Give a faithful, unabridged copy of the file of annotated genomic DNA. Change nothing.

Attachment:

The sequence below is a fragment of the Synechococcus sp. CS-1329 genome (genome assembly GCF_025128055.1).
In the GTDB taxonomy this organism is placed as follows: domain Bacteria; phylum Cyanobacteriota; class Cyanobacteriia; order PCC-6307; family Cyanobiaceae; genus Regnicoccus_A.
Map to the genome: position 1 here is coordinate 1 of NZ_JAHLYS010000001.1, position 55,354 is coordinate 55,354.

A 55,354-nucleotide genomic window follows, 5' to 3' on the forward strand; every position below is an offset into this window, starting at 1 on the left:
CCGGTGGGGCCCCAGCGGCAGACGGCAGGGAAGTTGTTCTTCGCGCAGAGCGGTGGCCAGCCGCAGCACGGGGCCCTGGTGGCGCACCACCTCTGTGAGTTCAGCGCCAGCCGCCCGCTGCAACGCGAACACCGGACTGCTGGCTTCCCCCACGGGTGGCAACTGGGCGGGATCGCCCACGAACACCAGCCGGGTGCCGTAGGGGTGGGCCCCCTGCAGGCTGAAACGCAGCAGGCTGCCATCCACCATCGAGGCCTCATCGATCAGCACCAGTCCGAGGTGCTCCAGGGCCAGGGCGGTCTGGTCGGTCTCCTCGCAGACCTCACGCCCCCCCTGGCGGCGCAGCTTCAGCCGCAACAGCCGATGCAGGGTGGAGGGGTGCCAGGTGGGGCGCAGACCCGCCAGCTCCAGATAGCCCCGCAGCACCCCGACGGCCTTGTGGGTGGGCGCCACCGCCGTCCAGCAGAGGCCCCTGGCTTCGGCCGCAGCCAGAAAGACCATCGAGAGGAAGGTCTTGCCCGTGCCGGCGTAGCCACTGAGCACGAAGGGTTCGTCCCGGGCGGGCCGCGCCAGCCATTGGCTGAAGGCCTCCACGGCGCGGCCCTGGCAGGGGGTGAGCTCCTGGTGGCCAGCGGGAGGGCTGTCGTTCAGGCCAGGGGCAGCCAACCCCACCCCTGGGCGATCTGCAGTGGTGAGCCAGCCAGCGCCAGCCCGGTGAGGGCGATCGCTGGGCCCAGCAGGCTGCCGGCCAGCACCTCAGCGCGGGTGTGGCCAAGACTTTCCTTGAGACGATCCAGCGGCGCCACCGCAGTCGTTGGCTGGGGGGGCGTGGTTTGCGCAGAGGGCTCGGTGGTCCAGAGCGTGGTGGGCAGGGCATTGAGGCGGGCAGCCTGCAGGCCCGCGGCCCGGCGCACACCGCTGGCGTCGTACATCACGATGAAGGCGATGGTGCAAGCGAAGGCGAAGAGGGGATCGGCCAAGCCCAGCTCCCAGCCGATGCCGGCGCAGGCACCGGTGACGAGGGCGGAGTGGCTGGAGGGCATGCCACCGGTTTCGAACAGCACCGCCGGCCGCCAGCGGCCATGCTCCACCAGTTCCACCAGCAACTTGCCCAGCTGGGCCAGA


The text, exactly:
The sequence below is a fragment of the Synechococcus sp. CS-1329 genome (genome assembly GCF_025128055.1).
In the GTDB taxonomy this organism is placed as follows: domain Bacteria; phylum Cyanobacteriota; class Cyanobacteriia; order PCC-6307; family Cyanobiaceae; genus Regnicoccus_A.
Map to the genome: position 1 here is coordinate 1 of NZ_JAHLYS010000001.1, position 55,354 is coordinate 55,354.

A 55,354-nucleotide genomic window follows, 5' to 3' on the forward strand; every position below is an offset into this window, starting at 1 on the left:
CCGGTGGGGCCCCAGCGGCAGACGGCAGGGAAGTTGTTCTTCGCGCAGAGCGGTGGCCAGCCGCAGCACGGGGCCCTGGTGGCGCACCACCTCTGTGAGTTCAGCGCCAGCCGCCCGCTGCAACGCGAACACCGGACTGCTGGCTTCCCCCACGGGTGGCAACTGGGCGGGATCGCCCACGAACACCAGCCGGGTGCCGTAGGGGTGGGCCCCCTGCAGGCTGAAACGCAGCAGGCTGCCATCCACCATCGAGGCCTCATCGATCAGCACCAGTCCGAGGTGCTCCAGGGCCAGGGCGGTCTGGTCGGTCTCCTCGCAGACCTCACGCCCCCCCTGGCGGCGCAGCTTCAGCCGCAACAGCCGATGCAGGGTGGAGGGGTGCCAGGTGGGGCGCAGACCCGCCAGCTCCAGATAGCCCCGCAGCACCCCGACGGCCTTGTGGGTGGGCGCCACCGCCGTCCAGCAGAGGCCCCTGGCTTCGGCCGCAGCCAGAAAGACCATCGAGAGGAAGGTCTTGCCCGTGCCGGCGTAGCCACTGAGCACGAAGGGTTCGTCCCGGGCGGGCCGCGCCAGCCATTGGCTGAAGGCCTCCACGGCGCGGCCCTGGCAGGGGGTGAGCTCCTGGTGGCCAGCGGGAGGGCTGTCGTTCAGGCCAGGGGCAGCCAACCCCACCCCTGGGCGATCTGCAGTGGTGAGCCAGCCAGCGCCAGCCCGGTGAGGGCGATCGCTGGGCCCAGCAGGCTGCCGGCCAGCACCTCAGCGCGGGTGTGGCCAAGACTTTCCTTGAGACGATCCAGCGGCGCCACCGCAGTCGTTGGCTGGGGGGGCGTGGTTTGCGCAGAGGGCTCGGTGGTCCAGAGCGTGGTGGGCAGGGCATTGAGGCGGGCAGCCTGCAGGCCCGCGGCCCGGCGCACACCGCTGGCGTCGTACATCACGATGAAGGCGATGGTGCAAGCGAAGGCGAAGAGGGGATCGGCCAAGCCCAGCTCCCAGCCGATGCCGGCGCAGGCACCGGTGACGAGGGCGGAGTGGCTGGAGGGCATGCCACCGGTTTCGAACAGCACCGCCGGCCGCCAGCGGCCATGCTCCACCAGTTCCACCAGCAACTTGCCCAGCTGGGCCAGA